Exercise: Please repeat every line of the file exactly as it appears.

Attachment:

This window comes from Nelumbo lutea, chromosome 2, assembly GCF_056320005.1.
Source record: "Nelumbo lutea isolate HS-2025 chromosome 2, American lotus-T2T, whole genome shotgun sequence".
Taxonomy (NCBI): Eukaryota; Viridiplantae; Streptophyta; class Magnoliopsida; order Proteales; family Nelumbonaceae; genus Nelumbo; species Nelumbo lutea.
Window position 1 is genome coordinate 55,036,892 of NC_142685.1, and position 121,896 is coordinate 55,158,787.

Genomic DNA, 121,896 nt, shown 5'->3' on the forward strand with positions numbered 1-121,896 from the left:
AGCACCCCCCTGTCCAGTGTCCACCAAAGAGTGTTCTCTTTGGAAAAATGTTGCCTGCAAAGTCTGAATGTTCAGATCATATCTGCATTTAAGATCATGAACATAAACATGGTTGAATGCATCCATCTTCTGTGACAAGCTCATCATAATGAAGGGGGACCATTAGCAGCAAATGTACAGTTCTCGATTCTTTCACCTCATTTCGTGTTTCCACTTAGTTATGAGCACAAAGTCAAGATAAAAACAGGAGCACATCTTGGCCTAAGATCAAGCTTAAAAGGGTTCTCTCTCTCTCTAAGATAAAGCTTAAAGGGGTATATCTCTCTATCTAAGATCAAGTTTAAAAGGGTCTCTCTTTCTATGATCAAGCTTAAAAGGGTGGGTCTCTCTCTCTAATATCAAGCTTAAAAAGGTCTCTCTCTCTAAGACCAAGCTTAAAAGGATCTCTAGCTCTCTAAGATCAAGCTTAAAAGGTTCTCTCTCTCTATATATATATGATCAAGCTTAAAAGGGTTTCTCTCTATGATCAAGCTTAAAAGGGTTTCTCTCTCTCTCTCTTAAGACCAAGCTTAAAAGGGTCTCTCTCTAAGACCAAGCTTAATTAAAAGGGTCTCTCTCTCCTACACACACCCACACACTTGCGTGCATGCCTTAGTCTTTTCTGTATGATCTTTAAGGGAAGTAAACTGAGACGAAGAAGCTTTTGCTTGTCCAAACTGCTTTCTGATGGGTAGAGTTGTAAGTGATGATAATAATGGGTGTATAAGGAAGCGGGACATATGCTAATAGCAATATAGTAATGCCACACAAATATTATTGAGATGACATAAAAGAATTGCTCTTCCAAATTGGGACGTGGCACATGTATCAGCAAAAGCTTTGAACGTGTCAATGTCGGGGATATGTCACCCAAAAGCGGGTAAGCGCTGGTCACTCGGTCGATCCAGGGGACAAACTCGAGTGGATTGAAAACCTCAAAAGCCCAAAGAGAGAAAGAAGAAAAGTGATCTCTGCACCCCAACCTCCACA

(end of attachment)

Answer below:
This window comes from Nelumbo lutea, chromosome 2, assembly GCF_056320005.1.
Source record: "Nelumbo lutea isolate HS-2025 chromosome 2, American lotus-T2T, whole genome shotgun sequence".
Taxonomy (NCBI): Eukaryota; Viridiplantae; Streptophyta; class Magnoliopsida; order Proteales; family Nelumbonaceae; genus Nelumbo; species Nelumbo lutea.
Window position 1 is genome coordinate 55,036,892 of NC_142685.1, and position 121,896 is coordinate 55,158,787.

Genomic DNA, 121,896 nt, shown 5'->3' on the forward strand with positions numbered 1-121,896 from the left:
AGCACCCCCCTGTCCAGTGTCCACCAAAGAGTGTTCTCTTTGGAAAAATGTTGCCTGCAAAGTCTGAATGTTCAGATCATATCTGCATTTAAGATCATGAACATAAACATGGTTGAATGCATCCATCTTCTGTGACAAGCTCATCATAATGAAGGGGGACCATTAGCAGCAAATGTACAGTTCTCGATTCTTTCACCTCATTTCGTGTTTCCACTTAGTTATGAGCACAAAGTCAAGATAAAAACAGGAGCACATCTTGGCCTAAGATCAAGCTTAAAAGGGTTCTCTCTCTCTCTAAGATAAAGCTTAAAGGGGTATATCTCTCTATCTAAGATCAAGTTTAAAAGGGTCTCTCTTTCTATGATCAAGCTTAAAAGGGTGGGTCTCTCTCTCTAATATCAAGCTTAAAAAGGTCTCTCTCTCTAAGACCAAGCTTAAAAGGATCTCTAGCTCTCTAAGATCAAGCTTAAAAGGTTCTCTCTCTCTATATATATATGATCAAGCTTAAAAGGGTTTCTCTCTATGATCAAGCTTAAAAGGGTTTCTCTCTCTCTCTCTTAAGACCAAGCTTAAAAGGGTCTCTCTCTAAGACCAAGCTTAATTAAAAGGGTCTCTCTCTCCTACACACACCCACACACTTGCGTGCATGCCTTAGTCTTTTCTGTATGATCTTTAAGGGAAGTAAACTGAGACGAAGAAGCTTTTGCTTGTCCAAACTGCTTTCTGATGGGTAGAGTTGTAAGTGATGATAATAATGGGTGTATAAGGAAGCGGGACATATGCTAATAGCAATATAGTAATGCCACACAAATATTATTGAGATGACATAAAAGAATTGCTCTTCCAAATTGGGACGTGGCACATGTATCAGCAAAAGCTTTGAACGTGTCAATGTCGGGGATATGTCACCCAAAAGCGGGTAAGCGCTGGTCACTCGGTCGATCCAGGGGACAAACTCGAGTGGATTGAAAACCTCAAAAGCCCAAAGAGAGAAAGAAGAAAAGTGATCTCTGCACCCCAACCTCCACA